Latin I Lesson 01

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Lesson 1 for MC2 homeschool class.

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Latin I Lesson 01

  1. 1. Latin I /Intro to Latin<br />A study of the Latin language and the history, culture and geography of Ancient Rome<br />
  2. 2. Latin’s a dead language.<br />It’s very plain to see.<br />First it killed the Romans,<br />And now it’s killing me!<br />
  3. 3. Why take Latin?<br />It makes learning other languages easier<br />Knowing Latin word roots will improve your English vocabulary (and SAT scores)<br />It improves your logic/problem-solving skills<br />You don’t have to speak it well – it’s all on paper<br />You want to be a lawyer/doctor <br />You can tell your sister to get a life (“Facutvivas!”) and she won’t be able to tell your mom what you just said<br />It’s cool!<br />
  4. 4. Where Do I See Latin Today? <br />You have the body<br />I do not wish to contend<br />In place of a parent<br />For the good<br />Under penalty<br />Method of operating<br />In absence<br />From the law<br />
  5. 5. Where Do I See Latin Today?<br />Medical phrases<br />NPO is short for “nihil per os” which means nothing through the mouth <br />Medical conditions<br />Cerebellum, lacrimal, pulmonary<br />Body parts<br />Bicep is the muscle with “two heads”, tricep is the muscle with “three heads”<br />Adductor muscles pull to the center, abductor muscles pull away from the center<br />
  6. 6. Where Do I See Latin Today?<br />
  7. 7. Where Do I See Latin Today?<br />Planets<br />Jupiter, Venus, Mercury<br />Moons<br />Io, Europa, Callisto<br />Constellations<br />Pegasus, Andromeda, Ursa Major, Ursa Minor<br />Astrology<br />Taurus (bull), Gemini (twins), Sagittarius (archer)<br />
  8. 8. Where did Latin come from?<br />To sound impressive/snooty: A descendant of the Ancient Proto-Indo-European language.<br />Or, to sound normal: It evolved from the languages spoken by the tribes that lived in Latium, an area in western central Italy. <br />
  9. 9. Where did Latin Go?<br />Ummm…it died.<br />Medieval Latin is still used by the Catholic church.<br />BUT…it still has lots of kids. There are 20+ Romance languages. The big 6 are: Spanish, Portuguese, French, Italian, Romanian, Catalan.<br />Wait! What happened to English? Why am I taking this class if English didn’t come from Latin?<br />English is a Germanic language, which is sort of a cousin Latin. English and Latin are still very heavily connected.<br />
  10. 10. Is Latin hard?<br />No! The hardest parts are:<br />Understanding the concepts of declining nouns and conjugating verbs.<br />Memorizing, memorizing, memorizing…<br />Some Latin is ridiculously easy. Can you guess what these words mean?<br />Dictator<br />Gloria<br />Rosa<br />Elephantus<br />Intelligentia<br />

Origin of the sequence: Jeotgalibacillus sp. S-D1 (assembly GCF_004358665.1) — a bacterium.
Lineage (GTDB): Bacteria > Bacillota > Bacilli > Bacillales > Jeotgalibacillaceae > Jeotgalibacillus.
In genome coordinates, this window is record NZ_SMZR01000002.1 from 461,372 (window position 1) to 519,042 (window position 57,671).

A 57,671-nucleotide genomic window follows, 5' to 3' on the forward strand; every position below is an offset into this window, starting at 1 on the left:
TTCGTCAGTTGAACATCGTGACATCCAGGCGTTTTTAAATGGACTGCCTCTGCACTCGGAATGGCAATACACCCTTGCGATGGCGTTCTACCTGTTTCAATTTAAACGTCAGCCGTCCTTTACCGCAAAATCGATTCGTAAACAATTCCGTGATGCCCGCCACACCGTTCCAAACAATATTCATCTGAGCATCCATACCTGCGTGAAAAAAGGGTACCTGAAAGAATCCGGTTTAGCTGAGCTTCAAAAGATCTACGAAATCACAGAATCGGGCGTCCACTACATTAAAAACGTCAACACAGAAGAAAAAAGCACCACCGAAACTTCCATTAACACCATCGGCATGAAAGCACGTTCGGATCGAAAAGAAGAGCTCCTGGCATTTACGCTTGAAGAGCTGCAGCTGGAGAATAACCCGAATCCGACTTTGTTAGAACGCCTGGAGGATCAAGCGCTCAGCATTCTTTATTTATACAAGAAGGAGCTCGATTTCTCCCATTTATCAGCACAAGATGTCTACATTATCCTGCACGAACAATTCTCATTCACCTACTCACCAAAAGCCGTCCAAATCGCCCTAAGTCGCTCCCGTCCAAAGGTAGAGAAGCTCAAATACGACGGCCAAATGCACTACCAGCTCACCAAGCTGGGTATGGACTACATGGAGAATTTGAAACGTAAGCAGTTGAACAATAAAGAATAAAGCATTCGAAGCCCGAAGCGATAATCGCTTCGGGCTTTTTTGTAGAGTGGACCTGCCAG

11. 11. The Latin Language<br />Latin uses (basically) the same alphabet as we do.<br />Latin has the same parts of speech as English.<br />Noun Verb<br />Adjective Adverb<br />Pronoun Preposition<br />ConjunctionInterjection<br />Latin is an inflected language – which means word order is not as important as the form of the words.<br />
  12. 12. Word Order<br />In English word order matters – with a few special exceptions:<br /><ul><li>Poetry
  13. 13. 900 year old Jedi masters </li></li></ul><li>Typical Class Structure<br />Review prior week’s exercises<br />New grammar lesson<br />New vocabulary words<br />Translation practice<br />Latin Phrases<br />Geography<br />History<br />Culture<br />Mythology<br />Homework assigned (start working on together, if time)<br />
  14. 14. Okay, so if I suffer through this class then I’m done with Foreign Languages? Please?<br />Well, not exactly. Talk to your parents about how many hours you need for credit on your transcript.<br />Ideas for more hours:<br />Memorize vocabulary<br />Study aspect of Roman life<br />Report/Project for class<br />More translation practice<br />Study ancient history<br />Lapbooks<br />National essay writing contests<br />
  15. 15. Let’s Get Started!<br />Nouns<br />First declension, feminine nouns<br />Singular and plural<br />Nominative and accusative<br />Verbs<br />First conjugation, 3rd person, present active indicative<br />Singular and plural<br />
  16. 16. Latin Alphabet<br />ABCDEFGHIJKLMNOPQRSTUVWXYZ<br />i represents both i and j<br />As the i represented both the vowel i and the consonant j, the v represented both the vowel u and the consonant v; but for some reason it’s more acceptable to use u and v so we’ll make it easy and let you have both.<br />y and z occur only in words borrowed from Greek<br />
  17. 17. Pronunciation<br />First, you must decide which pronunciation we want:<br />As if it were English<br />“Church Latin”<br />As the ancient Romans did<br />
  18. 18. Pronunciation<br />But how can we know how the ancient Romans spoke Latin? They didn’t leave us YouTube videos to listen to. And, remember, it’s dead!<br />Ancient grammar books<br />Languages derived from Latin<br />Spelling errors<br />Transcriptions into other alphabets (e.g., Greek)<br />
  19. 19. Pronunciation - Vowels<br /> Short Long<br />